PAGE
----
Town & Country
Name: James (Jamie) Marion
In Town: "Off the farm, I do all kinds of dirt work. I build roads, ponds, pads, water lines. I work with bull dozers, backhoes, track hoes and other heavy equipment. I own my own business… or it owns me. It's been around 11 years since I went out on my own."
In the Country: "I've got beef cattle and feeders on land in Crawford County. I've got somewhere around 100 head of mommas and 100 head of feeders, and we put up hay for other people and ourselves. Last year we put up around 1,300 to 1,500 round bales. Mike Murphey, who's (also) from Natural Dam, helps me. Without his help I'd never be able to do what I do."
Family: Wife: Christina and two kids — Cole, 6 years old and McKenzie, 4 years old.
How do you balance your company and your farm?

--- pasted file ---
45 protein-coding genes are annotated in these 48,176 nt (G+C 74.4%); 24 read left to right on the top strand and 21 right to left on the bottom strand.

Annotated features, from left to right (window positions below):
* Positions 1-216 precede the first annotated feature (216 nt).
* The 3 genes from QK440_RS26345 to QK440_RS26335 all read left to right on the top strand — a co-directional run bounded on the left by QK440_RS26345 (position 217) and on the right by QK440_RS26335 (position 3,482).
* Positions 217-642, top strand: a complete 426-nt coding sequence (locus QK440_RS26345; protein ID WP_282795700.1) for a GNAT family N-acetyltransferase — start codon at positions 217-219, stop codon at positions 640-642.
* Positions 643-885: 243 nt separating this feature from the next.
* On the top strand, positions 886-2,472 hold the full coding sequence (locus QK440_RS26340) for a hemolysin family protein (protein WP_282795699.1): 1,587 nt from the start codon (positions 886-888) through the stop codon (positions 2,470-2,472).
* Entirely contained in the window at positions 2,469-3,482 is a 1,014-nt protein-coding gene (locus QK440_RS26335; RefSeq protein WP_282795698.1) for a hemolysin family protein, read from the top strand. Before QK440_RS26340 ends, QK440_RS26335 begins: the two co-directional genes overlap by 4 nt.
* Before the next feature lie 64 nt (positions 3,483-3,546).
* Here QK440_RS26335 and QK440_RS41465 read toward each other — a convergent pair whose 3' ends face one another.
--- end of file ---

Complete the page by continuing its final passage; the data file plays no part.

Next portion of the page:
"I've got a buddy of mine, (Mike), who helps me with the hay and cattle. I do my job stuff in the mornings and check cattle in the evenings. In the summertime I try to sneak off sometime after lunch or so, to go get in the hay."
Describe your feeding operation.
"This is a new venture we've been wanting to try for some time. We have a creep feeder out for them 24/7 and keep hay in front of them. They're checked three to four times a day and are given free choice feed or hay. We'll keep them until the first of September. Then we'll try to sell them right off the place, either straight to a feedlot or to an order buyer. We're also in the process of buying another 100 head."
What's your biggest challenge?
"Buying more cattle. I've had a goal of having 200+ mommas before I'm 40 years old. I've had that goal since I was about 25. I always thought by 40 I should be sitting pretty good, with a family, and I should have a little security going – liquid assets. This is my passion. I love it. I hope my kids follow me. I've been around cattle all my life. In fact, that's all I would do if I didn't have to depend on my living from it."
By OFN Staff